Cannabis-ness: Marijuana companies anchoring themselves in Edmonton ahead of legalization
City has fielded around 20 calls, issued 3 licensing permits
With marijuana legalization looming, Edmonton is opening up its doors to businesses and inquiries alike — from local establishments to established entrerprises.
Edmonton officials have passed multiple bylaws ahead of the federal government's 2018 target of legalization, including bylaws that prevent existing bars and cannabis paraphernalia stores from transitioning into marijuana lounges.
But Colton Kirsop from the city said that hasn't stopped citizens and businesses from making inquiries and applying to open marijuana-related businesses, including cannabis lounges and production facilities.
"We have heard from a number of citizens and businesses that would like to know more about [marijuana-related businesses]," Kirsop told CBC News.
He said there are "upward of 20 contacts that are interested in cannabis lounges or cannabis storefronts," and three permits for commercial licence production have already been issued.
Canopy Growth, Canada's largest publicly traded marijuana company, is one outfit looking to grow in Edmonton. In June, they announced a 160,000-square-foot growing operation in the Morris Industrial Park in the southeast end of the city.
"Alberta is a good place to do business," Mark Zekulin, president of Canopy Growth, told CBC News. "[Edmonton] is certainly well positioned to serve a bunch of areas of the distribution locations."
Canopy Growth supplies medical marijuana products to Canadians across the country, and Zekulin said building a growth facility in Edmonton will make it easier to ship product across western Canada.
The company plans to be up and running "as soon as humanly possible," but still have some hurdles to clear, including securing a license from Health Canada. But with their track record of successful growing operations elsewhere in the country, Zekulin said that will likely not be an issue.
The facility, Zekulin said, will be a huge boost to the local economy, estimating it will create up to 100 jobs. "A facility of this size, with the type of work we do, you're talking tens of millions of dollars of investment," he said.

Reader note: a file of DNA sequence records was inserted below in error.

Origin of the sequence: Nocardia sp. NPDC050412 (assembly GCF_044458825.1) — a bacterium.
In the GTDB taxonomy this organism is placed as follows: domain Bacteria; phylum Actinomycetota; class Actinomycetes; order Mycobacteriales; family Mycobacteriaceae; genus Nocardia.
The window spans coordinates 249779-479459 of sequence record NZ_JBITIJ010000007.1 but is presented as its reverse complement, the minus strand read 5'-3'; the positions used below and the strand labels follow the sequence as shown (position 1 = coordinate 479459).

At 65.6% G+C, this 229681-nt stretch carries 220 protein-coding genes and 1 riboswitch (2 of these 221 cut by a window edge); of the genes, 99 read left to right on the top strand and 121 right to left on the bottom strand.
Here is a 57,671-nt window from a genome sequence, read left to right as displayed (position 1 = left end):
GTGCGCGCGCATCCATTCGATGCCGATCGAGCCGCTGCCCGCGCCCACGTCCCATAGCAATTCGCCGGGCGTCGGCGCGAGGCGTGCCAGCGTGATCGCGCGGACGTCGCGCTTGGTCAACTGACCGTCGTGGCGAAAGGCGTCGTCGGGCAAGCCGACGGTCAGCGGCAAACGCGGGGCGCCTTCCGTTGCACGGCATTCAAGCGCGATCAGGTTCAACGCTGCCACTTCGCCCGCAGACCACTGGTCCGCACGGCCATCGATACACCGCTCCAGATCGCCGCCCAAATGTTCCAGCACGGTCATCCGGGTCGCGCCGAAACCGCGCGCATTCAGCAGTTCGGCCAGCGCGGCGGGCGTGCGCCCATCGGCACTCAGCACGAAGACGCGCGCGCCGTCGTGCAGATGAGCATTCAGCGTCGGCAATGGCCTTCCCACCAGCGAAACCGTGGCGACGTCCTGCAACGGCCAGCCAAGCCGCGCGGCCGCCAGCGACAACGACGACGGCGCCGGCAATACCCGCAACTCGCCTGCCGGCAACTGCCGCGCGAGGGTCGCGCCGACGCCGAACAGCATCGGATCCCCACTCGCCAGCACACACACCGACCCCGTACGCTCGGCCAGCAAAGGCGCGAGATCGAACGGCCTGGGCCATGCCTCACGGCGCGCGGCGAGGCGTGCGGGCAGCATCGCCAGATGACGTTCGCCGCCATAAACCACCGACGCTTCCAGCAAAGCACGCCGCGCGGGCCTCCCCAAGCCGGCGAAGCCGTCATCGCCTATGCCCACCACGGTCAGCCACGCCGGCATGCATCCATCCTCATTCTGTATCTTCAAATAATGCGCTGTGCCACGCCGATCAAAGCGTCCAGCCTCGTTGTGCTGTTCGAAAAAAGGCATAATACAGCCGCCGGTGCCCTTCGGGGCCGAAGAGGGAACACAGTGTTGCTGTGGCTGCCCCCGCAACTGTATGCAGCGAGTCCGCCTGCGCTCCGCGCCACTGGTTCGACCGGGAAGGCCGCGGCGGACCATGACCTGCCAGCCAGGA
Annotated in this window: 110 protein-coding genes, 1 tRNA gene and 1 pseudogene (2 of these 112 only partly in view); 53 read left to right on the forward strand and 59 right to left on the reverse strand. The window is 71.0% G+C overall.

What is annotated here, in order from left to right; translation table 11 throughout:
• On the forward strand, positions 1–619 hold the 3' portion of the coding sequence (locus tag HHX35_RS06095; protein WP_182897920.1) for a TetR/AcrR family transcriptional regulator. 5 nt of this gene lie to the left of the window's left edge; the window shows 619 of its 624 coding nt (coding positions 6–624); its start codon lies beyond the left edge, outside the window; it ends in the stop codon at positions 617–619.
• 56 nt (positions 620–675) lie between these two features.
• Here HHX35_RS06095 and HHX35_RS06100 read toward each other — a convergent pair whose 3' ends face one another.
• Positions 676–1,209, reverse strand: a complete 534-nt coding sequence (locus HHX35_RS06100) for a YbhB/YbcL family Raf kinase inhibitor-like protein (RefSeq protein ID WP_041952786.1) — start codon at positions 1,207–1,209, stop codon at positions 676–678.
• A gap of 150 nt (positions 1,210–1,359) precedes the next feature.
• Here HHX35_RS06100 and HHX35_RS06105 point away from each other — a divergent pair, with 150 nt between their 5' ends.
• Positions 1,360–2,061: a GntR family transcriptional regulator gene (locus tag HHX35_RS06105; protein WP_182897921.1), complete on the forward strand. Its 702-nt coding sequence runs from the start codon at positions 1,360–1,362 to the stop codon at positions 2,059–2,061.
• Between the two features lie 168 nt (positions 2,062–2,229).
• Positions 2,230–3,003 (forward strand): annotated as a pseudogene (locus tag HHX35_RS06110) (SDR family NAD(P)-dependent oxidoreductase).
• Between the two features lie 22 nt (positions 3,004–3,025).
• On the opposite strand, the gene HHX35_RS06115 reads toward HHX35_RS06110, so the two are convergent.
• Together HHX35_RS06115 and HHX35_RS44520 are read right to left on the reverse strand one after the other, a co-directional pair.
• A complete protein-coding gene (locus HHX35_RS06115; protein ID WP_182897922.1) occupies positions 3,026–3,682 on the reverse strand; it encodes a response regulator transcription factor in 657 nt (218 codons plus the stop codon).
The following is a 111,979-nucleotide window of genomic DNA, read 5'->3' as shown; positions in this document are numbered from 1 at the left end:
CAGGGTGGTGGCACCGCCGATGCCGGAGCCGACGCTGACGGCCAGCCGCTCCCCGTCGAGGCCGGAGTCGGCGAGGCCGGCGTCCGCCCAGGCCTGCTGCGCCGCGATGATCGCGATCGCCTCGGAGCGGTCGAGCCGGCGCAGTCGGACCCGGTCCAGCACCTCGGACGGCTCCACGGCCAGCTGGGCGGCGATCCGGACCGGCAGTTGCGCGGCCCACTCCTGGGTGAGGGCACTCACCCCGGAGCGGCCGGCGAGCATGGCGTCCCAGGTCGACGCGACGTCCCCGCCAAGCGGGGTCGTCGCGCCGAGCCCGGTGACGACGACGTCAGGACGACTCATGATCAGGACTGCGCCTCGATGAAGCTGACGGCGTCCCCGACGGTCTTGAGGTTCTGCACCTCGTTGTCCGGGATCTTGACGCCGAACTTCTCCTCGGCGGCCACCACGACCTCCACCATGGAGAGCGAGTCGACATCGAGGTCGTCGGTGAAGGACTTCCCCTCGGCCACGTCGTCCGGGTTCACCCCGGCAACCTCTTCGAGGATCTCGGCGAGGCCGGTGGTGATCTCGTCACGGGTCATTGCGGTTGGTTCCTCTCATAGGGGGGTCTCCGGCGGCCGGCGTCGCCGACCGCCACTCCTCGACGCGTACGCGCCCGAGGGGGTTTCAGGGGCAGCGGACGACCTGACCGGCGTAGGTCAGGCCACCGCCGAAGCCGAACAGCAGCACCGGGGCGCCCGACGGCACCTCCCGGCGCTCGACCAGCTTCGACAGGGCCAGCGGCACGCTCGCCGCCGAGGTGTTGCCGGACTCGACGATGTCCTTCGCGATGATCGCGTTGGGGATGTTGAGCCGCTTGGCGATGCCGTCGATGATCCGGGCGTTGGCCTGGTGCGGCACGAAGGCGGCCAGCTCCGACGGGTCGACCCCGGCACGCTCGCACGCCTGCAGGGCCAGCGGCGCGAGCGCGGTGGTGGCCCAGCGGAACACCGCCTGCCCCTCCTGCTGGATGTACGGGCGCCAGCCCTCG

And licensed medical marijuana growers aren't the only type of cannabis business looking to cash in.
While most prospective cannabis-related business owners look to sell cannabis or products to use it, Matt Durrant took a different approach: he wants to show people how to grow it.
Under the federal legislation, the Liberal government is expected to allow cannabis users to grow four plants per household.
Durrant is the operations manager for MediGrow, which currently helps medical marijuana patients cultivate in their own home. MediGrow sells equipment used to grow medical marijuana to its customers — and will also install the equipment, provide nutrients and solutions as well as ongoing support.
"People wanted to grow their own medicine," Durrant told CBC News. "We really saw a void in that market."
Now, with legalization on the horizon, he's preparing to show anyone who wants to grow cannabis in their home his best practices.
"We're anticipating the recreational market," Durrant said. He said the prices from licensed producers (LPs) are around $10 a gram, which he thinks is too high.
He said the systems he sells — which run from $2,200 to $6,000 — can yield prices of 50 cents per gram.
"We are confident in some of our bigger units that they can pay themselves off… in one grow, and for sure in two," he said. The mid-sized unit, which Durrant said would be ideal for the four-plant count, costs $3,600 (plus an additional $210 for growing materials) and yields 448 grams each grow.
"We can help people grow this on their own, without having to buy from these LPs at these really, really high prices," he said.
The company has expanded to Red Deer and Calgary as well, and with upcoming legalization, Durrant expects a surge in business. They are hoping to expand to other provinces soon.
'We are wasting no time'
Like MediGrow, Zekulin expects Canopy Growth to have success in Edmonton — which could lead to other opportunities in Alberta.
"I wouldn't say we're done in Alberta," Zekulin hinted, though he wouldn't confirm where the company is looking to expand next. "We're certainly looking across the country."
But right now, not even two months after announcing a new facility, Zekulin said the company will focus efforts on getting the operation up and running in Edmonton.
"We are wasting no time," he said. "We are a big player in this space, in Canada and globally, and I think it's exciting for Edmonton that we want to be there."